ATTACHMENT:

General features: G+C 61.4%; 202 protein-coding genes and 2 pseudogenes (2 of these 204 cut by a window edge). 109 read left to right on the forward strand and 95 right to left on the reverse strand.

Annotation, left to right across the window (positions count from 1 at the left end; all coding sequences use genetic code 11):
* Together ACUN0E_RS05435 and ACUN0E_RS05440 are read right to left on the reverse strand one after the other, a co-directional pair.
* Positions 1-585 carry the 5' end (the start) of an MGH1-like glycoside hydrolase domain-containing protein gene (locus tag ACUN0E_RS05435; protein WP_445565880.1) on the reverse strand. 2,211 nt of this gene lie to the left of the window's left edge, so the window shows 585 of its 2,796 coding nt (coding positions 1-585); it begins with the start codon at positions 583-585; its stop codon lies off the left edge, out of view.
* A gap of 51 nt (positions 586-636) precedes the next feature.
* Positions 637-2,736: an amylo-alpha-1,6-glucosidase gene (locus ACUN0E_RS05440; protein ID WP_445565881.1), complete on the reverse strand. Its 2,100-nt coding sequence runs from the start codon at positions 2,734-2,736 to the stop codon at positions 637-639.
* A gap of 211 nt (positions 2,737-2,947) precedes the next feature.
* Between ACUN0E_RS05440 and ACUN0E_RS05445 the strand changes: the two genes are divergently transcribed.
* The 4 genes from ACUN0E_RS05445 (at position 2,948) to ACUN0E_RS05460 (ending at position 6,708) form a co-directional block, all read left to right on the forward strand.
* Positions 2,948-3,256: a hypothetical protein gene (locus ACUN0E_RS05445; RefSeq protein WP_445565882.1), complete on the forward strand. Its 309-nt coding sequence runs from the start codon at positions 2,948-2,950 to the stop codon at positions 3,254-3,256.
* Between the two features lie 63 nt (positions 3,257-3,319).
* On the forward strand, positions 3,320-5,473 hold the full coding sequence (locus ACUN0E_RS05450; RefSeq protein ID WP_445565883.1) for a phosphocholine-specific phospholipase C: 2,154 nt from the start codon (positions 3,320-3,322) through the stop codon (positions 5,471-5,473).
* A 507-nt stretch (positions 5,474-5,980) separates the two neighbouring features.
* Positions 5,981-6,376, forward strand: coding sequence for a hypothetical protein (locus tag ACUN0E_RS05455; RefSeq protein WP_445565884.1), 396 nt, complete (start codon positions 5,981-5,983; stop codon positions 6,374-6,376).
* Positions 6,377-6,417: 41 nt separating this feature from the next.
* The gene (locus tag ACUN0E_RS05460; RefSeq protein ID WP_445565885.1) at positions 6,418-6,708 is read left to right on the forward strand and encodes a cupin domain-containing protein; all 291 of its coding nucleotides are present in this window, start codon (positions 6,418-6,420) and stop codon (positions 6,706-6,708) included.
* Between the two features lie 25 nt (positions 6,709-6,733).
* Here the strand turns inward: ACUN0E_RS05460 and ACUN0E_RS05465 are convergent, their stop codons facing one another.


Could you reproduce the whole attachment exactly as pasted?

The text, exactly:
General features: G+C 61.4%; 202 protein-coding genes and 2 pseudogenes (2 of these 204 cut by a window edge). 109 read left to right on the forward strand and 95 right to left on the reverse strand.

Annotation, left to right across the window (positions count from 1 at the left end; all coding sequences use genetic code 11):
* Together ACUN0E_RS05435 and ACUN0E_RS05440 are read right to left on the reverse strand one after the other, a co-directional pair.
* Positions 1-585 carry the 5' end (the start) of an MGH1-like glycoside hydrolase domain-containing protein gene (locus tag ACUN0E_RS05435; protein WP_445565880.1) on the reverse strand. 2,211 nt of this gene lie to the left of the window's left edge, so the window shows 585 of its 2,796 coding nt (coding positions 1-585); it begins with the start codon at positions 583-585; its stop codon lies off the left edge, out of view.
* A gap of 51 nt (positions 586-636) precedes the next feature.
* Positions 637-2,736: an amylo-alpha-1,6-glucosidase gene (locus ACUN0E_RS05440; protein ID WP_445565881.1), complete on the reverse strand. Its 2,100-nt coding sequence runs from the start codon at positions 2,734-2,736 to the stop codon at positions 637-639.
* A gap of 211 nt (positions 2,737-2,947) precedes the next feature.
* Between ACUN0E_RS05440 and ACUN0E_RS05445 the strand changes: the two genes are divergently transcribed.
* The 4 genes from ACUN0E_RS05445 (at position 2,948) to ACUN0E_RS05460 (ending at position 6,708) form a co-directional block, all read left to right on the forward strand.
* Positions 2,948-3,256: a hypothetical protein gene (locus ACUN0E_RS05445; RefSeq protein WP_445565882.1), complete on the forward strand. Its 309-nt coding sequence runs from the start codon at positions 2,948-2,950 to the stop codon at positions 3,254-3,256.
* Between the two features lie 63 nt (positions 3,257-3,319).
* On the forward strand, positions 3,320-5,473 hold the full coding sequence (locus ACUN0E_RS05450; RefSeq protein ID WP_445565883.1) for a phosphocholine-specific phospholipase C: 2,154 nt from the start codon (positions 3,320-3,322) through the stop codon (positions 5,471-5,473).
* A 507-nt stretch (positions 5,474-5,980) separates the two neighbouring features.
* Positions 5,981-6,376, forward strand: coding sequence for a hypothetical protein (locus tag ACUN0E_RS05455; RefSeq protein WP_445565884.1), 396 nt, complete (start codon positions 5,981-5,983; stop codon positions 6,374-6,376).
* Positions 6,377-6,417: 41 nt separating this feature from the next.
* The gene (locus tag ACUN0E_RS05460; RefSeq protein ID WP_445565885.1) at positions 6,418-6,708 is read left to right on the forward strand and encodes a cupin domain-containing protein; all 291 of its coding nucleotides are present in this window, start codon (positions 6,418-6,420) and stop codon (positions 6,706-6,708) included.
* Between the two features lie 25 nt (positions 6,709-6,733).
* Here the strand turns inward: ACUN0E_RS05460 and ACUN0E_RS05465 are convergent, their stop codons facing one another.